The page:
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Article # 9200

Getting Tough with Non-aggressive Spills

Many of the materials found in the workplace are hazardous. That's why spills - no matter how small - have to be taken seriously. In addition to chemicals like chlorine and acids, everyday items like cleansers, solvents and oil are considered hazardous because of the damage they do to facilities and the environment. It is important to have the right clean-up supplies, and know how to use them, in order to handle a hazardous spill - even a nonaggressive one.

At a plastics manufacturer, Greg Kramer, the manager of safety, health, and environment, has developed a fleet of emergency response, oil containment carts, which include 3M sorbents, a shovel, squeegees, gloves, and a fire extinguisher. "Typically, we use these carts for day-to-day spills and leaks," he says. "When maintenance people work on the machines, they will place sorbents on the floor to collect fluids, leaks, and drips."

Kramer continues, "The sorbents come in many different configurations, which allows us to get to the source of the leak before it becomes a bigger problem. The sorbents are dust-free and contain no abrasive granules that could damage our equipment. In the event of a larger spill, we use a 3M sorbent pad or roll. Recently, 1,100 gallons of oil were spilled on the floor, and we used 3M sorbents to contain it."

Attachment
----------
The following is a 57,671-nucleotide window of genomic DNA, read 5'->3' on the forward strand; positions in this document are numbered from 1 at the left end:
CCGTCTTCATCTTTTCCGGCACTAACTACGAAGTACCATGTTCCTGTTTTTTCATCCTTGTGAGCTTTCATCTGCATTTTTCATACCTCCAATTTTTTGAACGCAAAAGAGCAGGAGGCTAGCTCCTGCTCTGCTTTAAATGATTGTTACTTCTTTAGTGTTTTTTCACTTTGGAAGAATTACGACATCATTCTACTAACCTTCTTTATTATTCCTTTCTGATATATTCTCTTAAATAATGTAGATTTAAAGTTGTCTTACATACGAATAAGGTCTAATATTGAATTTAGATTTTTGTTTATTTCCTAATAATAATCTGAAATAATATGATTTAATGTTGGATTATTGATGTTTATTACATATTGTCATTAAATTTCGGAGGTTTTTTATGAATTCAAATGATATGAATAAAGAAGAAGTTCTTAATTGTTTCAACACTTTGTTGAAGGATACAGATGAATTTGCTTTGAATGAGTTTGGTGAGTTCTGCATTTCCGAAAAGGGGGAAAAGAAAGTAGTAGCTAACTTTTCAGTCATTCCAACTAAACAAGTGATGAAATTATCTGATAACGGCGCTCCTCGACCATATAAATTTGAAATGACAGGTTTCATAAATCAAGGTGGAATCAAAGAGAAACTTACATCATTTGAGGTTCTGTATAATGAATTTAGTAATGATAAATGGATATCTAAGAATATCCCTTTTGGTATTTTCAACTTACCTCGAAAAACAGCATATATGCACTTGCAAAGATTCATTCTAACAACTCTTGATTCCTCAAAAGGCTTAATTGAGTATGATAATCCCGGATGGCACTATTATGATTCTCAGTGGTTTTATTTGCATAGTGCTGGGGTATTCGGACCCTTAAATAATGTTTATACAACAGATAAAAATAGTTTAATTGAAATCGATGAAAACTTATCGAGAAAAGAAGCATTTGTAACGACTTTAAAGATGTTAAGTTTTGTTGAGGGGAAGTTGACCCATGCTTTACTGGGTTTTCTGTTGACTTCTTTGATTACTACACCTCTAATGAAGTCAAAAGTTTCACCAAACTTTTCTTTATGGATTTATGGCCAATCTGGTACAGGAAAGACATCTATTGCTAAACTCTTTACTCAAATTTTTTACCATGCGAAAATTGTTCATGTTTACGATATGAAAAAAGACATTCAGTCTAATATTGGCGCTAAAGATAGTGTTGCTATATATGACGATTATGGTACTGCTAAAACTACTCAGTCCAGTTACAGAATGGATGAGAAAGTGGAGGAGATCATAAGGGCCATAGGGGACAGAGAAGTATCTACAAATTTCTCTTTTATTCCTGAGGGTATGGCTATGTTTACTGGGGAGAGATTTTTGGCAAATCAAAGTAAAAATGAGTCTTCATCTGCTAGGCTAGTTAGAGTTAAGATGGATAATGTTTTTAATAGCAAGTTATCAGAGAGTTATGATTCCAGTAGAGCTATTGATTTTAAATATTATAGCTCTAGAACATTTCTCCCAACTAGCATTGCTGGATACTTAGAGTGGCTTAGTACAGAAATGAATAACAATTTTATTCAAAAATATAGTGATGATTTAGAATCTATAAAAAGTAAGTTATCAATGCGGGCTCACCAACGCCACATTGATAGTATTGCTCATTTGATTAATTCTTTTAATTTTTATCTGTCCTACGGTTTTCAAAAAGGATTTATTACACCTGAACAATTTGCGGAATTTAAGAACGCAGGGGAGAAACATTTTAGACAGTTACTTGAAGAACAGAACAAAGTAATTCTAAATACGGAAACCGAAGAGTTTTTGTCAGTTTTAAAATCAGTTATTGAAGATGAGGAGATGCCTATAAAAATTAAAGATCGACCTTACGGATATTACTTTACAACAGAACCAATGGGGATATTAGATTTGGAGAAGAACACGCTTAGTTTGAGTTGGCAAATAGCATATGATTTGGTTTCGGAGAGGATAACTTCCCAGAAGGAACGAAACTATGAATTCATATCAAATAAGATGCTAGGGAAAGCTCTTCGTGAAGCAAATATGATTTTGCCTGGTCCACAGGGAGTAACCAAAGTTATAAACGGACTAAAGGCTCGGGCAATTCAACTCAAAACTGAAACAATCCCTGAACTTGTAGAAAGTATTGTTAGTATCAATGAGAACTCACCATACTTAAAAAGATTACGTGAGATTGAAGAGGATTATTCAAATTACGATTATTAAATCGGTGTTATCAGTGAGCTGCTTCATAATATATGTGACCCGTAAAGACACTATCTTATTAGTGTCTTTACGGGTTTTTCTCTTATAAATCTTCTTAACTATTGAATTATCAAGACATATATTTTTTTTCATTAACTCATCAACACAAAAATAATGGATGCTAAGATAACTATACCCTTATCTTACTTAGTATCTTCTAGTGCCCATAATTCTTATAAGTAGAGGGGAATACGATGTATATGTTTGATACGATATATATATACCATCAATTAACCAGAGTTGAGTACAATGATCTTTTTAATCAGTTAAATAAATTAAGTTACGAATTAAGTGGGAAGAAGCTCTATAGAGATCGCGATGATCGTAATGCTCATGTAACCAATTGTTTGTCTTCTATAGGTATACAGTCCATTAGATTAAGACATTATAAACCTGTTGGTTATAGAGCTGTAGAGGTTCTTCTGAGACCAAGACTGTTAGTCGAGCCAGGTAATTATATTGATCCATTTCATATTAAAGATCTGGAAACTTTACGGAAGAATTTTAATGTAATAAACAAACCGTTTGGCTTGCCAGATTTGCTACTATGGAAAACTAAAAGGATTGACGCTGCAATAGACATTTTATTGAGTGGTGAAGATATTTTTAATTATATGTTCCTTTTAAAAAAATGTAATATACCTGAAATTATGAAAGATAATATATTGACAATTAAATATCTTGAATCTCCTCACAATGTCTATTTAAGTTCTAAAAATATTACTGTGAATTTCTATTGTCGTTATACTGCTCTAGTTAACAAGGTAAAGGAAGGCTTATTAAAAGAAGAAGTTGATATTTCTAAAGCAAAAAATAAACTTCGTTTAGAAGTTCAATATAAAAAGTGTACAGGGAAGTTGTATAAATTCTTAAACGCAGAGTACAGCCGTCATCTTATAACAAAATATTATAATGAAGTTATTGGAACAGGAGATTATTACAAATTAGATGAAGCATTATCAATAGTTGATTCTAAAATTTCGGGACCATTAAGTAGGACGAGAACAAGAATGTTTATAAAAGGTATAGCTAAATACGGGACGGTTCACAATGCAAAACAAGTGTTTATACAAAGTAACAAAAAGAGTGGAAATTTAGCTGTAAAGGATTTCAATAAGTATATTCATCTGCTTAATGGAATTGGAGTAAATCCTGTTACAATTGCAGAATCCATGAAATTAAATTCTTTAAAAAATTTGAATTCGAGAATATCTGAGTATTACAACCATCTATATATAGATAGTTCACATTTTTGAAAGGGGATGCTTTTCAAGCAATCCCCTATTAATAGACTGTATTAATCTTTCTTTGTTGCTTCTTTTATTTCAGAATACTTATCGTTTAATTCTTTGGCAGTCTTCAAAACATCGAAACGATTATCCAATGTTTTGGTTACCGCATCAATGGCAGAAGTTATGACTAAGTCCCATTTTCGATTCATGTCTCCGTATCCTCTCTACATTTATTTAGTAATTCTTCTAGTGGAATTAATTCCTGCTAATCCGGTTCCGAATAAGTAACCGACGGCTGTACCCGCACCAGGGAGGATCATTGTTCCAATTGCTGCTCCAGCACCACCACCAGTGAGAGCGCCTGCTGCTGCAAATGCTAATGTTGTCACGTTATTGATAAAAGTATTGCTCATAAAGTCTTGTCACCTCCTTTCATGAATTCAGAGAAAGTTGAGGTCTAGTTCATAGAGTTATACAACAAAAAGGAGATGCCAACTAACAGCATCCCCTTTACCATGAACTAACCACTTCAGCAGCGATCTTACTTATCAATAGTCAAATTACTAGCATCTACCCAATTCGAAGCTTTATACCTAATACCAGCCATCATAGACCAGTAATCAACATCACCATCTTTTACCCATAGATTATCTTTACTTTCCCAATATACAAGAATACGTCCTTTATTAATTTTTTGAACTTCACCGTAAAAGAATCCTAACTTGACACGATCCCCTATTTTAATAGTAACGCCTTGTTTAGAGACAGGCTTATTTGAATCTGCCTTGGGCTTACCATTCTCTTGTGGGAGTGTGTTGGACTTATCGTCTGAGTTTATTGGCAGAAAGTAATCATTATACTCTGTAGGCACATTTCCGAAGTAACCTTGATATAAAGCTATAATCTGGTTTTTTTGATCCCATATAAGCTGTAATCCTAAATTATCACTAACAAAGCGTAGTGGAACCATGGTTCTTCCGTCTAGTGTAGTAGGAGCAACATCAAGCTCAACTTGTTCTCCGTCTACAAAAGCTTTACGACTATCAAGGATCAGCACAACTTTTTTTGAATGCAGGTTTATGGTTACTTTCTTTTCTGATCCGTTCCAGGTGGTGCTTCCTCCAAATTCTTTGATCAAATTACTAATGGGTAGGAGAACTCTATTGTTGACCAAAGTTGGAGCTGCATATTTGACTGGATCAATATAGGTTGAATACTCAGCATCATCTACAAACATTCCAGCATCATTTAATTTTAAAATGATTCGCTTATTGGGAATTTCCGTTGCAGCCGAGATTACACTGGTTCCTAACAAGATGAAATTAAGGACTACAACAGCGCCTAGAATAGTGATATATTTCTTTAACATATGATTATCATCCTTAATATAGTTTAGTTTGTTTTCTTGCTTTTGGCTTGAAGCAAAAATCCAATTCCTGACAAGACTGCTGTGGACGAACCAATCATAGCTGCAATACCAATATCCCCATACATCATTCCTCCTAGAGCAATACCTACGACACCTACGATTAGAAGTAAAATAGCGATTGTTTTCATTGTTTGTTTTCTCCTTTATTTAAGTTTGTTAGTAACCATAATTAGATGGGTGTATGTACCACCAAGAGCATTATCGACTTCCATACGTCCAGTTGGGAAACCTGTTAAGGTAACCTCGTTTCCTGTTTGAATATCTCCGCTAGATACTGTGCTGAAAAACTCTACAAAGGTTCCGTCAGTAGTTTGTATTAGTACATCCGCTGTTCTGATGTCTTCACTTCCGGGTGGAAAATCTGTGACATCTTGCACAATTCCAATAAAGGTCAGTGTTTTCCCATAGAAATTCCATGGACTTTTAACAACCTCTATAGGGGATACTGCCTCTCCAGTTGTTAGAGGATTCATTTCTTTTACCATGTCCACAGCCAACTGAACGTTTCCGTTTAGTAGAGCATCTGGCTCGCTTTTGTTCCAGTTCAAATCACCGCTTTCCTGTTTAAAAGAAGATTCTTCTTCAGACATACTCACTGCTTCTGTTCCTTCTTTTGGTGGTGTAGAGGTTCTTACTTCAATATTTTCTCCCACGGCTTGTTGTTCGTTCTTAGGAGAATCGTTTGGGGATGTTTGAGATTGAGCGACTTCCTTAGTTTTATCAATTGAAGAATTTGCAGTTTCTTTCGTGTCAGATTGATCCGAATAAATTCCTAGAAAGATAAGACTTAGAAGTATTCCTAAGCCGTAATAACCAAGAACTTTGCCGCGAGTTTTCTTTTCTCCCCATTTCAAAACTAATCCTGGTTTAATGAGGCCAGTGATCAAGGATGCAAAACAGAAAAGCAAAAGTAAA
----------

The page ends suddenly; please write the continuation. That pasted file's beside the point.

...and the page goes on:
At a leading brass foundry, they also rely on 3M sorbents for non-aggressive oil leaks. "We use sorbents around our drawing machines to clean up lubricating oils that leak from the machines," says Mike Holms, safety and environmental manager at the foundry. "Using clay is more time consuming, potentially damaging to equipment, and the disposal is extremely costly - not to mention harder to clean up. More importantly, the high liquid capacity of the 3M sorbent means you change it less frequently, saving both material and labor costs."